Determinants of desire to have more children among women in Karamoja region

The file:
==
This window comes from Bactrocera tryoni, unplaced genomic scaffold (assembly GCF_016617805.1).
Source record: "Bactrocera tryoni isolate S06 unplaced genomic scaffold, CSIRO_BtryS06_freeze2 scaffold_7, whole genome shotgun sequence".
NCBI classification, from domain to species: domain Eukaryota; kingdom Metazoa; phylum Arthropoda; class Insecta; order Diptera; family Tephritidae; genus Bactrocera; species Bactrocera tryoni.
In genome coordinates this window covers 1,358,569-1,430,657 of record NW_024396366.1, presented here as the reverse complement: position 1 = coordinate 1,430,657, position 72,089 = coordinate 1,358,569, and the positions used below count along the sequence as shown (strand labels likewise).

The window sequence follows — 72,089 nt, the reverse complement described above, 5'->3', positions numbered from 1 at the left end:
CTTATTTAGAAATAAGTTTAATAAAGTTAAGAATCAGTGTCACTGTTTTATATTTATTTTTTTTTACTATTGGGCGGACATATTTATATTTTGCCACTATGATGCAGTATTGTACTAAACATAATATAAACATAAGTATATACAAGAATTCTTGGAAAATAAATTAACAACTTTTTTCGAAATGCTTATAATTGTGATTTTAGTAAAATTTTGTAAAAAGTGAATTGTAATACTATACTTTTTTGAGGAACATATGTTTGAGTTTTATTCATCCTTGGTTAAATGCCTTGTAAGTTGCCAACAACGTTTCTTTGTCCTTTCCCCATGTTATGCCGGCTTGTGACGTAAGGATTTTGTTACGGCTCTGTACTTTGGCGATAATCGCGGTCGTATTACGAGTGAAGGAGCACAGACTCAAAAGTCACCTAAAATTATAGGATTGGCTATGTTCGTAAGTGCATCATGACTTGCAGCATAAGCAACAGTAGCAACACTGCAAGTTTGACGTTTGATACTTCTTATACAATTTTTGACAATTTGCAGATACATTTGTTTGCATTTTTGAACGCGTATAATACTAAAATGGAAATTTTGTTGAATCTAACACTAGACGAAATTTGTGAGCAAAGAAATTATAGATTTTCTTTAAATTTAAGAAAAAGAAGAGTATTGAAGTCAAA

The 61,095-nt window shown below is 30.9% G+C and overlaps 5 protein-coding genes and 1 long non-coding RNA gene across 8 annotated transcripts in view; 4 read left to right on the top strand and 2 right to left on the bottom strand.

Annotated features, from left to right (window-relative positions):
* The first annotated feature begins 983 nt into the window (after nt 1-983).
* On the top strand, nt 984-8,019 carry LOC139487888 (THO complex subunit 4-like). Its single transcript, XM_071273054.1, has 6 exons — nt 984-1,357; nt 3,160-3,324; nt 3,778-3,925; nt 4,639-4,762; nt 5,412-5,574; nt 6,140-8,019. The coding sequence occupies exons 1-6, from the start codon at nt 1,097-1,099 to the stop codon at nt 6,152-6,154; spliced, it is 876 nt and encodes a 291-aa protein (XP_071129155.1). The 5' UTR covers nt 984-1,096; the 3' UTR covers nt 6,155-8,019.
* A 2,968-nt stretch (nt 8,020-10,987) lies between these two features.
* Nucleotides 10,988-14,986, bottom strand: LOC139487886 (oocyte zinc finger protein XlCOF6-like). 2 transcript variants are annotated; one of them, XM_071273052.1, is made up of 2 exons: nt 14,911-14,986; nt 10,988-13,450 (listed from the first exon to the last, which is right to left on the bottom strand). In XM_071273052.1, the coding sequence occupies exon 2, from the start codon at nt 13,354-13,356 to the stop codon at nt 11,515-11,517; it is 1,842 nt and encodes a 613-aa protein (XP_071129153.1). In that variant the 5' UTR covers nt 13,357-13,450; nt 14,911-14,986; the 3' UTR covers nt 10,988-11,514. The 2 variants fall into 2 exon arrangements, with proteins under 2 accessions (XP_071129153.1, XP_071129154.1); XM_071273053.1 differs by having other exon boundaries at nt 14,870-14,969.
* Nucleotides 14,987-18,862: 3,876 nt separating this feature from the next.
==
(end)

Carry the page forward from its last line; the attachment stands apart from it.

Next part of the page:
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A desire to have more children is a common phenomenon in many developing countries including Uganda. The desire to have more children is partly attributed to strong preferences for large family sizes. This study investigated the factors that determine the desire to have more children among women of reproductive age in Karamoja, a region in North Eastern Uganda. Karamoja region has the highest fertility desire of 7.2 children and highest fertility rate of 7.9 children compared to the national of 4.4 children and 5.4 children respectively. The study objective was mainly to find out the factors associated with women‘s desire to have more children in Karamoja region. A secondary analysis of the 2016 Uganda Demographic and Health Survey was conducted. The analysis utilized the women‘s (IR) file. A sample of 548 women who had children in the last one year was selected. STATA version 15 was used for all analyses. Data analysis was done in three stages descriptive analysis used in frequency distribution, bivariate analysis was done using the Pearson chi-square test to assess the association between the desire to have more children and the independent variables then multivariate analysis was done using binary logistic regression to find out the significant predictors of fertility desire. The results showed that the significant predictors of fertility desire in Karamoja region were; level of education (OR= 0.08; CI=0.02, 0.34) where less educated women desired to have more children compared to educated women, sex composition of children (OR=7.10;CI=1.06,47.51) where women who had only daughters desired to have more children compared to those with mixed sex children , Ideal number of children (OR=3.01; CI=1.23, 7.41) where women whose ideal number of children was more than 5 children desired to have more children compared to those who had an ideal number of less than 4 children, Number of siblings (OR= 2.91; CI=1.23,6.87)women who had more than 5 siblings desired to have more children compared to those who had less than 4 siblings and employment status (OR= 2.03; CI=1.00, 4.10) were women who were employed desired to have more children compared to unemployed women. The analysis concluded that targeting less educated women and those with children of the same sex (especially when all are girls) with fertility regulation interventions may help reduce fertility desire in this region.